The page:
Investors in Palantir Technologies (NYSE:PLTR) are having a tough go of it lately. Shares of the big data firm are down around 30% in just over a month. And since hitting an all-time high of $45 in late January, PLTR stock is down 58%.
However, the earliest investors in Palantir are still sitting pretty. PLTR stock went public in September 2020 via a direct listing. Shares opened at $10, meaning they are up nearly 90% in the past 14 months.
I happened to read a November article in Fortune about Palantir Technologies (NYSE:PLTR) discussing the data analytics’ company’s business model and its built-in conflict of interest. The article suggested some analysts are worried Palantir’s inclination to sell its services to special purpose acquisition companies (SPACs) it has invested in could hide the actual health of its core business.
Here’s my take on this hypothesis.
My Take on Palantir’s SPAC Investments
Fortune spoke to a couple of analysts who explained some of the problems with Palantir’s potential conflict of interest.
“In some ways, it feels a bit nefarious,” Citigroup senior equity research analyst Tyler Radke told Fortune. “They’re going out and making these investments, and then these small-scale companies going public through a SPAC — a lot of these don’t even have revenue — are turning around and using those proceeds to buy Palantir software.”
Another analyst mentioned in Fortune’s story, RBC Capital Markets’ Rishi Jaluria, wondered why Palantir was investing in these speculative de-SPAC companies that have gotten little traction to date. “If I want to put it less charitably, is Palantir buying revenue?” Jaluria said.
According to Palantir, only 2% of the revenue the company generated in the first nine months of the year came from these companies. The rest came from good old-fashioned sales calls.
As I stated in my November article about Palantir, it could generate as much as $1.3 billion annually in free cash flow (FCF) by the end of 2025. With debt accounting for less than 1% of its market cap, these SPAC investments are hardly a big deal.
However, if one or two of them happen to pay off, PLTR shareholders get an extra benefit from the company’s risk-taking. So, I’m not concerned about Palantir’s side bets. If they’re investing in companies that could benefit from Palantir’s Foundry data analytics platform, I fail to see why both parties wouldn’t take advantage of the mutual association.
But don’t take my word for it. I would read the Fortune article and make up your own mind about whether Palantir is buying revenue. I don’t believe it is.
Palantir Zigs When Others Zag
There is no question that Palantir marches to the beat of a different drummer. But that’s what intrigues me about the company.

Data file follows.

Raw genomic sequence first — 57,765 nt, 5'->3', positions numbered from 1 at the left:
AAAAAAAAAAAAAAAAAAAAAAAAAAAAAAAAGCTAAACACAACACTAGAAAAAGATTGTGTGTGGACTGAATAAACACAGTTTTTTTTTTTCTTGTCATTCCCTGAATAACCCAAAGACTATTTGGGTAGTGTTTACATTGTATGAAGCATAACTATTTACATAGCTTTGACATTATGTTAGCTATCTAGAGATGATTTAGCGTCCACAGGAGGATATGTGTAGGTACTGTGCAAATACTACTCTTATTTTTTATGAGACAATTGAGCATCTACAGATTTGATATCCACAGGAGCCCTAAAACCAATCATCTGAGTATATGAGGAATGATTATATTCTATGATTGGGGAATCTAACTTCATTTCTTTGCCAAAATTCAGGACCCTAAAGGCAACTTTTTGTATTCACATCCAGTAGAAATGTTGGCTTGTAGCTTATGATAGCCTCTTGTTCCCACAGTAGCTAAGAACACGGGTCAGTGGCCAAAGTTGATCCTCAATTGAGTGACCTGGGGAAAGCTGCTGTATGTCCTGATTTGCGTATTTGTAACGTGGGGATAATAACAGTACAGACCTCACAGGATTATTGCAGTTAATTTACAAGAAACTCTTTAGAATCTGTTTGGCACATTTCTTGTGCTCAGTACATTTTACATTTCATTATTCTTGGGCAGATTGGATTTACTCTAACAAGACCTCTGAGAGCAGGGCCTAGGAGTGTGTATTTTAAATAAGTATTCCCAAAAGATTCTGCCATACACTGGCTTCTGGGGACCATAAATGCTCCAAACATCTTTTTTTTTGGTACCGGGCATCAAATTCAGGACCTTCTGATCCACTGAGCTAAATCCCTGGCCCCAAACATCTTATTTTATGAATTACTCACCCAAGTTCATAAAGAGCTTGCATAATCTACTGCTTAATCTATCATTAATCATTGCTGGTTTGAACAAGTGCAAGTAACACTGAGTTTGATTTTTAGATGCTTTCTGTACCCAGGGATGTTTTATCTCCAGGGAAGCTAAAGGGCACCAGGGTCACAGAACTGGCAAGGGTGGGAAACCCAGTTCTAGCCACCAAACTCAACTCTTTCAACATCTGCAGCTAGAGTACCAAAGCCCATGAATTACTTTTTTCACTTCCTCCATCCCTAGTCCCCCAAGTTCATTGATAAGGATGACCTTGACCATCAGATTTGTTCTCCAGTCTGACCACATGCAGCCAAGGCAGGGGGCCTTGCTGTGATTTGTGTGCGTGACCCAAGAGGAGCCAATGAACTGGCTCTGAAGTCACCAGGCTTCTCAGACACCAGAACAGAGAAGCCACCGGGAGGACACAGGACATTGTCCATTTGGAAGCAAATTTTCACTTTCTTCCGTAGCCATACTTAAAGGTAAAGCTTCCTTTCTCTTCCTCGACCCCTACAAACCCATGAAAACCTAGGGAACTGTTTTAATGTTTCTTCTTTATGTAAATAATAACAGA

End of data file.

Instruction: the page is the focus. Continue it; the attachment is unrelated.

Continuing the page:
As I said in November, if Palantir keeps its eye on the prize — growing its Foundry and Gotham platforms — PLTR stock could deliver massive gains to shareholders.
In May, I took issue with Palantir CEO Alex Karp’s billion-dollar compensation in 2020, writing: “No CEO, even a co-founder, deserves this kind of payday. And let’s not forget that Karp actually made $48.7 million in 2020 from 2.57 million shares exercised from previous option awards that vested during the year.”
That said, Karp will ultimately be evaluated by how much he makes shareholders and not how much he makes for himself. So, I’ve decided to put this issue aside. I hope it doesn’t come back to bite me in the posterior.
The Bottom Line on PLTR Stock
By the end of my May article, I suggested investors wait until PLTR stock was trading in the teens before buying, preferably around $15 a share.
As I write this, PLTR is trading in the teens for only the second time in 2021. The first time was in May, around when I said its CEO was overpaid. Over the past 52 weeks, the lowest its shares have dipped is $17.06 on May 11.
If you believe, as I do, that Palantir’s SPAC deals are an exciting sideline rather than a way to generate revenue, you would be wise to buy some shares should PLTR stock fall to between $15 and $17.06 over the next few months.
On the date of publication, Will Ashworth did not have (either directly or indirectly) any positions in the securities mentioned in this article. The opinions expressed in this article are those of the writer, subject to the InvestorPlace.com Publishing Guidelines.
Will Ashworth has written about investments full-time since 2008. Publications where he’s appeared include InvestorPlace, The Motley Fool Canada, Investopedia, Kiplinger, and several others in both the U.S. and Canada. He particularly enjoys creating model portfolios that stand the test of time. He lives in Halifax, Nova Scotia.